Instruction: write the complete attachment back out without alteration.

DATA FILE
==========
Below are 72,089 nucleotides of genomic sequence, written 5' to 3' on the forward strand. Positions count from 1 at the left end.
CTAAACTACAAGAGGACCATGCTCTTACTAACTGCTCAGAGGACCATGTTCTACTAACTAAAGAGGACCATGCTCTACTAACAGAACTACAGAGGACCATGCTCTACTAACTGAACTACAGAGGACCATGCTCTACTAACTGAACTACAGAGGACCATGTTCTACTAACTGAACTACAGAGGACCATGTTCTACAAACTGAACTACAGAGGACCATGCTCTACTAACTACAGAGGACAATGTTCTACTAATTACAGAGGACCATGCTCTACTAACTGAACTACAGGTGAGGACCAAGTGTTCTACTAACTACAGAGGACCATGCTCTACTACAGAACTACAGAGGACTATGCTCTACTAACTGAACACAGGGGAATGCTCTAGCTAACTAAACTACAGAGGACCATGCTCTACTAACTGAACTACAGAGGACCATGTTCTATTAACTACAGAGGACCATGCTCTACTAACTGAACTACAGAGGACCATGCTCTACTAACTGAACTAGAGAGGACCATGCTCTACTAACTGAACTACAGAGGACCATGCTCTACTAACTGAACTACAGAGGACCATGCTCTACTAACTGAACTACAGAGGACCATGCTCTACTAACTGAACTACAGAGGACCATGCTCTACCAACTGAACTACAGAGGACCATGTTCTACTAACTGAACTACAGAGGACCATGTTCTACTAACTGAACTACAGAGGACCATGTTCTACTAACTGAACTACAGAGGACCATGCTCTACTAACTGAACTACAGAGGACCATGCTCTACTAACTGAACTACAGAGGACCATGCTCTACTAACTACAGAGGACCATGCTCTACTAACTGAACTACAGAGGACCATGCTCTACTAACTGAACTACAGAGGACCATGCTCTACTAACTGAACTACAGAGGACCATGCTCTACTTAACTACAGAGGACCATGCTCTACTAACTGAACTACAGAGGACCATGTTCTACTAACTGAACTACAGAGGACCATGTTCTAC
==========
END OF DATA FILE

Below are 72,089 nucleotides of genomic sequence, written 5' to 3' on the forward strand. Positions count from 1 at the left end.
CTAAACTACAAGAGGACCATGCTCTTACTAACTGCTCAGAGGACCATGTTCTACTAACTAAAGAGGACCATGCTCTACTAACAGAACTACAGAGGACCATGCTCTACTAACTGAACTACAGAGGACCATGCTCTACTAACTGAACTACAGAGGACCATGTTCTACTAACTGAACTACAGAGGACCATGTTCTACAAACTGAACTACAGAGGACCATGCTCTACTAACTACAGAGGACAATGTTCTACTAATTACAGAGGACCATGCTCTACTAACTGAACTACAGGTGAGGACCAAGTGTTCTACTAACTACAGAGGACCATGCTCTACTACAGAACTACAGAGGACTATGCTCTACTAACTGAACACAGGGGAATGCTCTAGCTAACTAAACTACAGAGGACCATGCTCTACTAACTGAACTACAGAGGACCATGTTCTATTAACTACAGAGGACCATGCTCTACTAACTGAACTACAGAGGACCATGCTCTACTAACTGAACTAGAGAGGACCATGCTCTACTAACTGAACTACAGAGGACCATGCTCTACTAACTGAACTACAGAGGACCATGCTCTACTAACTGAACTACAGAGGACCATGCTCTACTAACTGAACTACAGAGGACCATGCTCTACCAACTGAACTACAGAGGACCATGTTCTACTAACTGAACTACAGAGGACCATGTTCTACTAACTGAACTACAGAGGACCATGTTCTACTAACTGAACTACAGAGGACCATGCTCTACTAACTGAACTACAGAGGACCATGCTCTACTAACTGAACTACAGAGGACCATGCTCTACTAACTACAGAGGACCATGCTCTACTAACTGAACTACAGAGGACCATGCTCTACTAACTGAACTACAGAGGACCATGCTCTACTAACTGAACTACAGAGGACCATGCTCTACTTAACTACAGAGGACCATGCTCTACTAACTGAACTACAGAGGACCATGTTCTACTAACTGAACTACAGAGGACCATGTTCTAC